TRANSGENDER ACT 2019: ONE STEP FORWARD, TWO STEPS BACKWARD!
Updated: Aug 26, 2020
The Government of India(GoI) on 5 December 2019 enacted the Transgender Act, 2019 after a string of rejections of the previous bills by the transgender group. The Act, to the community’s utter disappointment, fell short in bucking down to the issues which the transgender community has been fighting for over decades. As it is said, sex is what you are born with, gender is what you recognize and sexuality is what you discover. Ignoring the drawbacks of previous bills and the demands for considerable changes, the GoI has blatantly employed the same strategies which were used in enacting the previous bills. A country which is home to thousands of cultures and communities has yet again failed to dignify the existence of this community. The article makes an effort to critically analyse the latest development regarding transgender rights viz. Transgender Act, 2019.
A string of Attempts made by the Government on the Issue.
In 2014, an expert committee was formulated to submit a detailed report on the matter pertaining to transgender community. Accordingly, in the same year, a bill was introduced regarding the issue but was never brought to vote in the Lok Sabha. In 2016, the GoI made another attempt of regulating and protecting transgenders but it was opposed as the bill blatantly failed to address issues like marriage, divorce and the definition of “transgender” was also perceived to be controversial. In 2018, yet another failed attempt was made by the government, which was opposed as it prohibited begging and criminalised it. Finally, in 2019, the government introduced The Transgender Act, 2019 which was expected to be a ray of hope and a pool of opportunities for transgenders. This attempt again proved to be a disappointment to the public on many levels and the fire of protests and criticism ignited in the community.
The 2019 Act- Amalgamation of Controversy and Lack of Concern
Section 2(k) of the Act lays down the definition and the scope of ‘transgender’. The definition of transgender mentions other gender identities such as transwoman, a transman and even person with an intersex variation. The definition comes across to be very vague as it fails to define the other gender identities separately. To satisfy the international standards, the government very conveniently slides the definition of “person with intersex variation” in Section 2(i) and also includes it in the definition of ‘transgender’ without any concern or recognition of the various health issues intersex persons face. The lack of clarity on who is actually benefitted from the Act shows how little the government is concerned about the community. The definition requires a better understanding of the word “trans” and needs to reconsider which gender identities should or should not be included in the definition.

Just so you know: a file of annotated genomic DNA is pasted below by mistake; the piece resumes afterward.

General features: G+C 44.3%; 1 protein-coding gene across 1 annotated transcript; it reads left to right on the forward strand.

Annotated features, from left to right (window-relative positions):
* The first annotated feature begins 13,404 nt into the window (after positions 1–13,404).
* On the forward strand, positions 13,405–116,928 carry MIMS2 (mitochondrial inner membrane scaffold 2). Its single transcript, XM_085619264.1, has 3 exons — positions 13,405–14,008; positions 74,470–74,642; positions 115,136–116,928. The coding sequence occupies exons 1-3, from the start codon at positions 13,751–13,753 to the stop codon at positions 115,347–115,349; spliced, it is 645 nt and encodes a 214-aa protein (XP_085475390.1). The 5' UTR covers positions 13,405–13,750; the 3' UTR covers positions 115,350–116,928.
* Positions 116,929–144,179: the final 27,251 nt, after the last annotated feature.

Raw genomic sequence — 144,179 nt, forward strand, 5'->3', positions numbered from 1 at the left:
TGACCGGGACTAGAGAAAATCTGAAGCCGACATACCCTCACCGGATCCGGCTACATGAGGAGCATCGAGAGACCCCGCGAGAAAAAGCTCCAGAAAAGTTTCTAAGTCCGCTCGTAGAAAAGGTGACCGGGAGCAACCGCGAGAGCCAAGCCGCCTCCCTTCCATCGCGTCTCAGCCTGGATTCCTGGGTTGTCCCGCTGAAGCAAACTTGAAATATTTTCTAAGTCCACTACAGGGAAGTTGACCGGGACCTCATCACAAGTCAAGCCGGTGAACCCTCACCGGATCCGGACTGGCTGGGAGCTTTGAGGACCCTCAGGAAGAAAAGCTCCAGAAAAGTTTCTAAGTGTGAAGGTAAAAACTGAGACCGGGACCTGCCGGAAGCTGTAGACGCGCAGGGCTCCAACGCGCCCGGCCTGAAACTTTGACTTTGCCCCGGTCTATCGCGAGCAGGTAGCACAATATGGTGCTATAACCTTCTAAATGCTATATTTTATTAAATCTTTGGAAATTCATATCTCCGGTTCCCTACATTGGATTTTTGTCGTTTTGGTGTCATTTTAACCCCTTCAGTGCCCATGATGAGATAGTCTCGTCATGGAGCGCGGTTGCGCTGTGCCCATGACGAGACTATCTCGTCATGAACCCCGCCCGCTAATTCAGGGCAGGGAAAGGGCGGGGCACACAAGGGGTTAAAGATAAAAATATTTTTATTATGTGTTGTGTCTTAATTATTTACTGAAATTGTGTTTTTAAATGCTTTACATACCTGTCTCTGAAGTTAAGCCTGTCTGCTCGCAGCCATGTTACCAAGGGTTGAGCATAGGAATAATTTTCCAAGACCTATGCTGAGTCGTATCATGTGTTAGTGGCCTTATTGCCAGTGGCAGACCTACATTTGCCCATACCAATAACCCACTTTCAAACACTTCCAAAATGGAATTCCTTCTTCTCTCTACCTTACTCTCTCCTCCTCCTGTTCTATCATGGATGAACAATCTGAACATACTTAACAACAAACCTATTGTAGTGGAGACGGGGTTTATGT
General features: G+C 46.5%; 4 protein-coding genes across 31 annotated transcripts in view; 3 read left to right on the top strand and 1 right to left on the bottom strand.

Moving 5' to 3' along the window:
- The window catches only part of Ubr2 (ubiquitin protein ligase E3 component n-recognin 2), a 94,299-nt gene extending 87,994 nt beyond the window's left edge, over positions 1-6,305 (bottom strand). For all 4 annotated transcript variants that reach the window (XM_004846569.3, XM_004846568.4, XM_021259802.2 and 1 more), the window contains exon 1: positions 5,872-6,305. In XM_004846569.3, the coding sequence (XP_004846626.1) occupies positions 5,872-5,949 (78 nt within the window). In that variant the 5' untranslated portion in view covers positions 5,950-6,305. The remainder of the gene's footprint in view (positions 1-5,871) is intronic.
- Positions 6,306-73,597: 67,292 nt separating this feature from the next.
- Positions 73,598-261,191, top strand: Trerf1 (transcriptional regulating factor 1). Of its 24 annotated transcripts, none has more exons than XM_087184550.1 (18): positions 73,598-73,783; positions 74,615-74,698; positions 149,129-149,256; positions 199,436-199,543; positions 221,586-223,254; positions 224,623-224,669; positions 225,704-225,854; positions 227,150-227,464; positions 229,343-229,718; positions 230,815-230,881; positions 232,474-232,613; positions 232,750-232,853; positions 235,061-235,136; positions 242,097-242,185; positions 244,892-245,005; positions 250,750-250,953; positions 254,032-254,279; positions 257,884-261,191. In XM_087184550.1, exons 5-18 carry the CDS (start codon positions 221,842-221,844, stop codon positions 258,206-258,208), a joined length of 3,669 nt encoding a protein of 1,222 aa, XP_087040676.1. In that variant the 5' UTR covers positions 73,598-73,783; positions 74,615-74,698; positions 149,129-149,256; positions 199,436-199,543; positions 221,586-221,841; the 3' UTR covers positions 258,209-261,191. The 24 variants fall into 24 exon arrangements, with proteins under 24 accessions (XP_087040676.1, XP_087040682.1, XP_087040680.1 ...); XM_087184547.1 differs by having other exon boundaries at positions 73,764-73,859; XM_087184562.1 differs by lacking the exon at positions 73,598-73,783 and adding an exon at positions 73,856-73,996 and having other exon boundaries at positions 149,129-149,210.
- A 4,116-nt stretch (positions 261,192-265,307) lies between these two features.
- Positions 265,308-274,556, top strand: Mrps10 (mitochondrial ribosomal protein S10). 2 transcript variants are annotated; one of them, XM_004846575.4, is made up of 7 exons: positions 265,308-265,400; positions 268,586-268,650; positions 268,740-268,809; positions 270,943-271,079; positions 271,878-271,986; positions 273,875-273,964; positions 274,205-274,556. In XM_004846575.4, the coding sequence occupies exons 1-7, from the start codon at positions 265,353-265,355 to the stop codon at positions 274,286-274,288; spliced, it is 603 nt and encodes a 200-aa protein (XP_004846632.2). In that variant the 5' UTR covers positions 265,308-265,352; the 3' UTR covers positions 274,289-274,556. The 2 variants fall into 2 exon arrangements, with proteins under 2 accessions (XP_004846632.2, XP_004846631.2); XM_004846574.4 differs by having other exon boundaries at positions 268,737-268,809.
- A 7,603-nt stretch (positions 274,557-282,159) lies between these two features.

The Act dedicates an entire chapter for the prohibition of discrimination against the transgender community. The detailed inclusiveness of offences in the chapter gives an impression of security to the beneficiaries on the face of it. A thorough reading of this chapter discovers that the lack of authority and power to enforce this prohibition has made this section a bunch of teeth scattered, incapable of any change. The chapter does not provide an effective redressal system against the discrimination nor does it mention the effective authority to approach if any of the mentioned acts are committed. Therefore, it is plagued by lack of enforcing authority, lack of remedial measures for the victim.
Sections 4 to 7 are dedicated to the recognition of the identity of transgender persons. The process of this recognition not only violates the right to privacy but also exposes an individual through a procedure of humiliation. As per this process, the identity of an individual is decided by a district magistrate. He issues a certificate based on the submission of some documents, the information regarding which still remains unanswered. The archaic understanding that a sex reassignment surgery is required to change the gender identity to male or female undermines the right to choice of an individual. Further, the sections allow an individual to change only the first name. This strengthens the patriarchal and caste bounds of our society that is tainting the legislative power of the government.
Section 16 provides the formulation of National Council for Transgender Persons. In a council of 30 members, the transgender community is represented by a bare minimum of five persons. This recruitment too, is in the hands of the central government. The whims and fancies of the government will not only make us question the independent thinking capacity of the members but will also raise doubts on the independence of the council from the government.
Section 18 mentions the offences and the subsequent penalties that may be inflicted on the commission of these offences. The mincing and manipulation of words that ultimately criminalize begging as sex work (something which was criticized in 2018 bill) during the implementation of this clause has made Section 18(a) redundant. A maximum of two years of punishment is provided for a heinous offence of sexual abuse as mentioned in Section 18(d). The same offence carries a whopping ten years of imprisonment for cisgender women under the Indian Penal Code. This sought of discrimination is a disparagement to the rights of bodily integrity and dignity of transpersons.